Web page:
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In discussing the two carts of Figure 11.1, I mentioned

Classical Mechanics | 0th Edition | ISBN: 9781891389221 | Authors: John R Taylor ISBN: 9781891389221 90

Solution for problem 11.1 Chapter 11

Classical Mechanics | 0th Edition

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Classical Mechanics | 0th Edition | ISBN: 9781891389221 | Authors: John R Taylor

Classical Mechanics | 0th Edition

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Problem 11.1

In discussing the two carts of Figure 11.1, I mentioned that it is simplest to assume that when the two carts are in equilibrium the lengths L 1, L2, L3 of the three springs are equal to their natural, unstretched lengths /1, /2, /3. However, this assumption is not needed, and the three springs could all be in tension (or compression) at the equilibrium position. (a) Find the relations among these six lengths (and the three spring constants k1, k2, k3) required for the two carts to be in equilibrium. (b) Show that the net force on either cart is exactly as given in Equation (11.2), irrespective of how L1, L2, L3 compare with /1, /2, /3, just as long as x1 and x2 are measured from the carts' equilibrium positions.

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equilibrium Benefits of Exchange - Benefits of Exchange • voluntary exchange is based on mutual benefits • if agree to trade, then both parties must perceive net benefits, or else would not engage in voluntary trade - Net Benefits: - consumer: consumer surplus - supplier: producer surplus Gains From Trade - Demand Curve (Consumers): Recall, the height of the demand curve at a given quantity...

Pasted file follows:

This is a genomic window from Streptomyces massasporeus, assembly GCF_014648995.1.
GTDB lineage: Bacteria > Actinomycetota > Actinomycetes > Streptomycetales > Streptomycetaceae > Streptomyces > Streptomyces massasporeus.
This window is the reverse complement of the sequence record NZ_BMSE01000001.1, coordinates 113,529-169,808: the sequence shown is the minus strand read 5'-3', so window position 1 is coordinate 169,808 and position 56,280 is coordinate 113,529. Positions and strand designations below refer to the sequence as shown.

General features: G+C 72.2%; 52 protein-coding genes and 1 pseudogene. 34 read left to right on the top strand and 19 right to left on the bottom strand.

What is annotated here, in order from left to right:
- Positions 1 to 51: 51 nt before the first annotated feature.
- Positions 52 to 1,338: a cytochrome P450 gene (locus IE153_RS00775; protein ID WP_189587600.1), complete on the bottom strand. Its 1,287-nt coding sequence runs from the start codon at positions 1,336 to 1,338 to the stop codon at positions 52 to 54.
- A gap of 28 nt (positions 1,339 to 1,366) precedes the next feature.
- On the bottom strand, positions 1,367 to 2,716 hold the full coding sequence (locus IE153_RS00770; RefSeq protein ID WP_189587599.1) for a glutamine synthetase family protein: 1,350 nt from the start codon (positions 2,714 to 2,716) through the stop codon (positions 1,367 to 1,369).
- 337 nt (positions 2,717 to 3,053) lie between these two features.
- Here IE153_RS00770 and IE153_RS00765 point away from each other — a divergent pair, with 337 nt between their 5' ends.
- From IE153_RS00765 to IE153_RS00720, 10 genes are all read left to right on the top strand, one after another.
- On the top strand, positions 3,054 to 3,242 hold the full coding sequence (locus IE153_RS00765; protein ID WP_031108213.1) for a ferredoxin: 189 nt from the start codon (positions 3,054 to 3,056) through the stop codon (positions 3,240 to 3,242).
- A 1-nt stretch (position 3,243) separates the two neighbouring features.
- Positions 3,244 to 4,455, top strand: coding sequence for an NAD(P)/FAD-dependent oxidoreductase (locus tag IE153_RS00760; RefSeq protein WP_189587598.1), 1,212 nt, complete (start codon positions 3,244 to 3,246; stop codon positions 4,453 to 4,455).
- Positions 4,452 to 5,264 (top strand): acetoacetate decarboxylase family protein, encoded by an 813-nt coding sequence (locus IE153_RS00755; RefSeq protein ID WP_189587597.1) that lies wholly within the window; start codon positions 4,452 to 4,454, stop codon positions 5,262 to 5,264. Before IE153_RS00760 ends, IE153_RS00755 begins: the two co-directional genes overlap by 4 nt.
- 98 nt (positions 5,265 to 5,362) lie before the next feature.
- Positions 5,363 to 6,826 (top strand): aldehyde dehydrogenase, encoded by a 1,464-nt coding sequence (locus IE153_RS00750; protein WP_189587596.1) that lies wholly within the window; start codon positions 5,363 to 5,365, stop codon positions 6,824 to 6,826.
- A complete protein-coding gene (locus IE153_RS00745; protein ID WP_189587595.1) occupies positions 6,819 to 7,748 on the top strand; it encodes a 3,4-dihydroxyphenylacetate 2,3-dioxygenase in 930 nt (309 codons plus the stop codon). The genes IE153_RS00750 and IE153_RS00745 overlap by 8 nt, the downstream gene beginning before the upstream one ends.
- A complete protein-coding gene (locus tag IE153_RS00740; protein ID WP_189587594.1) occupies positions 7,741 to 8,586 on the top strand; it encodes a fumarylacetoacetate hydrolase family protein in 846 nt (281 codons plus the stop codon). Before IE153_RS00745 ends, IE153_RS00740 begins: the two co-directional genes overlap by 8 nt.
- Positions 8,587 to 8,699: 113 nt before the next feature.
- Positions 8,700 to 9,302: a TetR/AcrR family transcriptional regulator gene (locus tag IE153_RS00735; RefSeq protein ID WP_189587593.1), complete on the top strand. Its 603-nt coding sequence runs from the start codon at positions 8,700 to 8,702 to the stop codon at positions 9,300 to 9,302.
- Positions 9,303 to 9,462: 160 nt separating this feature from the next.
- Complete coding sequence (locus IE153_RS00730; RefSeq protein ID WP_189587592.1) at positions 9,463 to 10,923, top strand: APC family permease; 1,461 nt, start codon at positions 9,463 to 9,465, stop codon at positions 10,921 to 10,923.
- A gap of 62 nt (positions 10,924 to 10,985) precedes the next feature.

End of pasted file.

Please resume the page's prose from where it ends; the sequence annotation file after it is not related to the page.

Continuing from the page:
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Chapter 11, Problem 11.1 is Solved
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Textbook: Classical Mechanics
Edition: 0
Author: John R Taylor
ISBN: 9781891389221

This textbook survival guide was created for the textbook: Classical Mechanics, edition: 0. Since the solution to 11.1 from 11 chapter was answered, more than 354 students have viewed the full step-by-step answer. Classical Mechanics was written by and is associated to the ISBN: 9781891389221. The answer to “In discussing the two carts of Figure 11.1, I mentioned that it is simplest to assume that when the two carts are in equilibrium the lengths L 1, L2, L3 of the three springs are equal to their natural, unstretched lengths /1, /2, /3. However, this assumption is not needed, and the three springs could all be in tension (or compression) at the equilibrium position. (a) Find the relations among these six lengths (and the three spring constants k1, k2, k3) required for the two carts to be in equilibrium. (b) Show that the net force on either cart is exactly as given in Equation (11.2), irrespective of how L1, L2, L3 compare with /1, /2, /3, just as long as x1 and x2 are measured from the carts' equilibrium positions.” is broken down into a number of easy to follow steps, and 131 words. The full step-by-step solution to problem: 11.1 from chapter: 11 was answered by , our top Physics solution expert on 09/09/17, 04:12AM. This full solution covers the following key subjects: carts, Equilibrium, Lengths, springs, however. This expansive textbook survival guide covers 16 chapters, and 736 solutions.

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